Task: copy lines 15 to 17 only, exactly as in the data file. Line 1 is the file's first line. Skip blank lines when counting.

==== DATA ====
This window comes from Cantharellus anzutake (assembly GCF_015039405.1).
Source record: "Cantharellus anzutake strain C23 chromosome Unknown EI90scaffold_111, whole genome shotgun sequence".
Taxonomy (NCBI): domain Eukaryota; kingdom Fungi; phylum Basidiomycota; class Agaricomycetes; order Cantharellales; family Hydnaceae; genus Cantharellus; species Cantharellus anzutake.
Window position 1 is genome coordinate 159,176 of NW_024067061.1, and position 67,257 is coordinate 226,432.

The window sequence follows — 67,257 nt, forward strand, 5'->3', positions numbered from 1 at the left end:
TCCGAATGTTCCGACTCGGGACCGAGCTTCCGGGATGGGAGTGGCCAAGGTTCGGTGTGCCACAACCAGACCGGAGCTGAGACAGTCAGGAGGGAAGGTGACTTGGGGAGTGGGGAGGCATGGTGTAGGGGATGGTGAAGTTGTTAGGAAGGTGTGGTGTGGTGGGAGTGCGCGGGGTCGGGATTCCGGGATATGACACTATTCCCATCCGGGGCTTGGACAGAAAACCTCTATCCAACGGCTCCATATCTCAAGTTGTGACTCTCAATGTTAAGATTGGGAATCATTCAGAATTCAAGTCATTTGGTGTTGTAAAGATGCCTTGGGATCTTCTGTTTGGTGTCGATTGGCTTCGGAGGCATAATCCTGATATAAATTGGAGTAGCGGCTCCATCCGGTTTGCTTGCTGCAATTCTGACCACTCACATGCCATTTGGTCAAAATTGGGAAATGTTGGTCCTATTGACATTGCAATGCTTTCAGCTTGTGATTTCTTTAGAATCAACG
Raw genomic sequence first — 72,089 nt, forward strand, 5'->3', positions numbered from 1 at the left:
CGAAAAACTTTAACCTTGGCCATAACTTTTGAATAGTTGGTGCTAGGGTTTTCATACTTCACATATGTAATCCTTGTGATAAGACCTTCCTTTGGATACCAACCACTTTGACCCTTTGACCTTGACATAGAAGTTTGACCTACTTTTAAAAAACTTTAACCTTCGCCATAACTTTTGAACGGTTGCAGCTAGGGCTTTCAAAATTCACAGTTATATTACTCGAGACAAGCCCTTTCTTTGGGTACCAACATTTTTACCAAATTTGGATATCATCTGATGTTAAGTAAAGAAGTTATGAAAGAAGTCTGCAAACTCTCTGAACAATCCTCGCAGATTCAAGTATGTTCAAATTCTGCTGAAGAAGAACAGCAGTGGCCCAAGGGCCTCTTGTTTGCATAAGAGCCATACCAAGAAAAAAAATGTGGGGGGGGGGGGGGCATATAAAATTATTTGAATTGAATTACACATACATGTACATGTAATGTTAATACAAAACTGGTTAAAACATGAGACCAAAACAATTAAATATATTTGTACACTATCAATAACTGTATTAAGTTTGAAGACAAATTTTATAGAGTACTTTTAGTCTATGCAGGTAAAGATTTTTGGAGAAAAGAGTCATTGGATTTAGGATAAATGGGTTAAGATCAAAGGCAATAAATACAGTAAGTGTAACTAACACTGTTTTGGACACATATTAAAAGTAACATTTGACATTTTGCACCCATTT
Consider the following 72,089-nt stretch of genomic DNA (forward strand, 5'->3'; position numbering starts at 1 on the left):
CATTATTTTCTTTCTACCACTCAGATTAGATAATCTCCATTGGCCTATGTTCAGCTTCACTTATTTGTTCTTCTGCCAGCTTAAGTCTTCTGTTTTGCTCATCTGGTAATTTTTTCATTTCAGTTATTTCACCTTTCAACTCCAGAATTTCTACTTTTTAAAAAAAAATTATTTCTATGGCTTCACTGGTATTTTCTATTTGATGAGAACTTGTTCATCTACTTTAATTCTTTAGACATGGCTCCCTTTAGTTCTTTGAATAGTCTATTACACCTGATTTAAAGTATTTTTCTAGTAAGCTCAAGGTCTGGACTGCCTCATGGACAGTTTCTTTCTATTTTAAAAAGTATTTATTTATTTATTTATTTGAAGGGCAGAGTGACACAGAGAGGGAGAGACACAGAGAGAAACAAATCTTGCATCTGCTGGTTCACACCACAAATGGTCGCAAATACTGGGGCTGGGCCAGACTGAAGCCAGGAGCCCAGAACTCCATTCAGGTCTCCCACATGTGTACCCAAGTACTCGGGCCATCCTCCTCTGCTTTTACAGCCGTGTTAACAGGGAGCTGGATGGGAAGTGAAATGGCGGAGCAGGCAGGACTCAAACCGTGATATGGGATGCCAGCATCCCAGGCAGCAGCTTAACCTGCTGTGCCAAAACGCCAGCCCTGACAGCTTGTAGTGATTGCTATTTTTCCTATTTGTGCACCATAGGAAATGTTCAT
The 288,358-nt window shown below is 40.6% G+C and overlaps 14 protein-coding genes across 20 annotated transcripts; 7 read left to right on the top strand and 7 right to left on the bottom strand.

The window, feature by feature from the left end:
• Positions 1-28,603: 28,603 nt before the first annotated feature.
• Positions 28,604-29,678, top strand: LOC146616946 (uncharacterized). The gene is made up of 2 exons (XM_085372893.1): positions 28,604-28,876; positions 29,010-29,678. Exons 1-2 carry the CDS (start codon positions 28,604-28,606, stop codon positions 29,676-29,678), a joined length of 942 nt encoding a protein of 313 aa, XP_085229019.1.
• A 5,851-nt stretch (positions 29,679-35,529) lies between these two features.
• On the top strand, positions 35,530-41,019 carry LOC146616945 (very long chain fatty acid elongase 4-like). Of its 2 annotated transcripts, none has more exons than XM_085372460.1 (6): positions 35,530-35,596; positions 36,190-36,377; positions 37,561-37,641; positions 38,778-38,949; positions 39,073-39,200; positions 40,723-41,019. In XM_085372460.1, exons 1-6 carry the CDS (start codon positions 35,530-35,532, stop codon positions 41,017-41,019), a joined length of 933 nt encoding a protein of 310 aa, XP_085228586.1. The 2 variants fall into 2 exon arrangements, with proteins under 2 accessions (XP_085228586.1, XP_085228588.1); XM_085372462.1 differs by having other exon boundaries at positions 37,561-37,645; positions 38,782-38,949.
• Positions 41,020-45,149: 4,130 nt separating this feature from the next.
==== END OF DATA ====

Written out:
• A 5,851-nt stretch (positions 29,679-35,529) lies between these two features.
• On the top strand, positions 35,530-41,019 carry LOC146616945 (very long chain fatty acid elongase 4-like). Of its 2 annotated transcripts, none has more exons than XM_085372460.1 (6): positions 35,530-35,596; positions 36,190-36,377; positions 37,561-37,641; positions 38,778-38,949; positions 39,073-39,200; positions 40,723-41,019. In XM_085372460.1, exons 1-6 carry the CDS (start codon positions 35,530-35,532, stop codon positions 41,017-41,019), a joined length of 933 nt encoding a protein of 310 aa, XP_085228586.1. The 2 variants fall into 2 exon arrangements, with proteins under 2 accessions (XP_085228586.1, XP_085228588.1); XM_085372462.1 differs by having other exon boundaries at positions 37,561-37,645; positions 38,782-38,949.
• Positions 41,020-45,149: 4,130 nt separating this feature from the next.